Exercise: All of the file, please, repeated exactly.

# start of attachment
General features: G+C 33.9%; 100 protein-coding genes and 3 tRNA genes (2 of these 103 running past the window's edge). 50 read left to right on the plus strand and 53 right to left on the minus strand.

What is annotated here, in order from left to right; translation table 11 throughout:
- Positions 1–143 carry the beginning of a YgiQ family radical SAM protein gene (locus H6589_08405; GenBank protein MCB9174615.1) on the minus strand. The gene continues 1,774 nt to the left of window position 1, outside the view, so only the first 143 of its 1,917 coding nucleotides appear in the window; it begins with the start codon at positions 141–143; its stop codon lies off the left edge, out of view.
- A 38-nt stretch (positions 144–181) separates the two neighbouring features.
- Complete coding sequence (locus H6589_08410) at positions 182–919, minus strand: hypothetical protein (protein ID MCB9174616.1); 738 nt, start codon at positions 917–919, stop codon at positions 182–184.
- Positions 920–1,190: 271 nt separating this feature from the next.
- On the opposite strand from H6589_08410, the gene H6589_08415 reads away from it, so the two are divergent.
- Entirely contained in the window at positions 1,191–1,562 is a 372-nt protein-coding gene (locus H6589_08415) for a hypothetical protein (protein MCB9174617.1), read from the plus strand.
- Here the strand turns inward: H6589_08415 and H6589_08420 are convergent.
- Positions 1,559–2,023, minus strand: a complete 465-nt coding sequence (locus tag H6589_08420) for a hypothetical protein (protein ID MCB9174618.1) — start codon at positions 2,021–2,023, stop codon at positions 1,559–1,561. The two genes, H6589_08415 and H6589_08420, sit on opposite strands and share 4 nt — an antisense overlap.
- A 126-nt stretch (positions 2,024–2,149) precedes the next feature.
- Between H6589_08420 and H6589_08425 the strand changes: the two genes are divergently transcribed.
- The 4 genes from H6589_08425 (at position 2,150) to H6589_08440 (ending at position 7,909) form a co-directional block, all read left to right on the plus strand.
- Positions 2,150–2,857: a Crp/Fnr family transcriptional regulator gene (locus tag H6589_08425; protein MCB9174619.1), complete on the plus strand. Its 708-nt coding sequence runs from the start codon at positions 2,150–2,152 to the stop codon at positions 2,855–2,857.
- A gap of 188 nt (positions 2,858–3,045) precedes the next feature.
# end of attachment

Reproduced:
General features: G+C 33.9%; 100 protein-coding genes and 3 tRNA genes (2 of these 103 running past the window's edge). 50 read left to right on the plus strand and 53 right to left on the minus strand.

What is annotated here, in order from left to right; translation table 11 throughout:
- Positions 1–143 carry the beginning of a YgiQ family radical SAM protein gene (locus H6589_08405; GenBank protein MCB9174615.1) on the minus strand. The gene continues 1,774 nt to the left of window position 1, outside the view, so only the first 143 of its 1,917 coding nucleotides appear in the window; it begins with the start codon at positions 141–143; its stop codon lies off the left edge, out of view.
- A 38-nt stretch (positions 144–181) separates the two neighbouring features.
- Complete coding sequence (locus H6589_08410) at positions 182–919, minus strand: hypothetical protein (protein ID MCB9174616.1); 738 nt, start codon at positions 917–919, stop codon at positions 182–184.
- Positions 920–1,190: 271 nt separating this feature from the next.
- On the opposite strand from H6589_08410, the gene H6589_08415 reads away from it, so the two are divergent.
- Entirely contained in the window at positions 1,191–1,562 is a 372-nt protein-coding gene (locus H6589_08415) for a hypothetical protein (protein MCB9174617.1), read from the plus strand.
- Here the strand turns inward: H6589_08415 and H6589_08420 are convergent.
- Positions 1,559–2,023, minus strand: a complete 465-nt coding sequence (locus tag H6589_08420) for a hypothetical protein (protein ID MCB9174618.1) — start codon at positions 2,021–2,023, stop codon at positions 1,559–1,561. The two genes, H6589_08415 and H6589_08420, sit on opposite strands and share 4 nt — an antisense overlap.
- A 126-nt stretch (positions 2,024–2,149) precedes the next feature.
- Between H6589_08420 and H6589_08425 the strand changes: the two genes are divergently transcribed.
- The 4 genes from H6589_08425 (at position 2,150) to H6589_08440 (ending at position 7,909) form a co-directional block, all read left to right on the plus strand.
- Positions 2,150–2,857: a Crp/Fnr family transcriptional regulator gene (locus tag H6589_08425; protein MCB9174619.1), complete on the plus strand. Its 708-nt coding sequence runs from the start codon at positions 2,150–2,152 to the stop codon at positions 2,855–2,857.
- A gap of 188 nt (positions 2,858–3,045) precedes the next feature.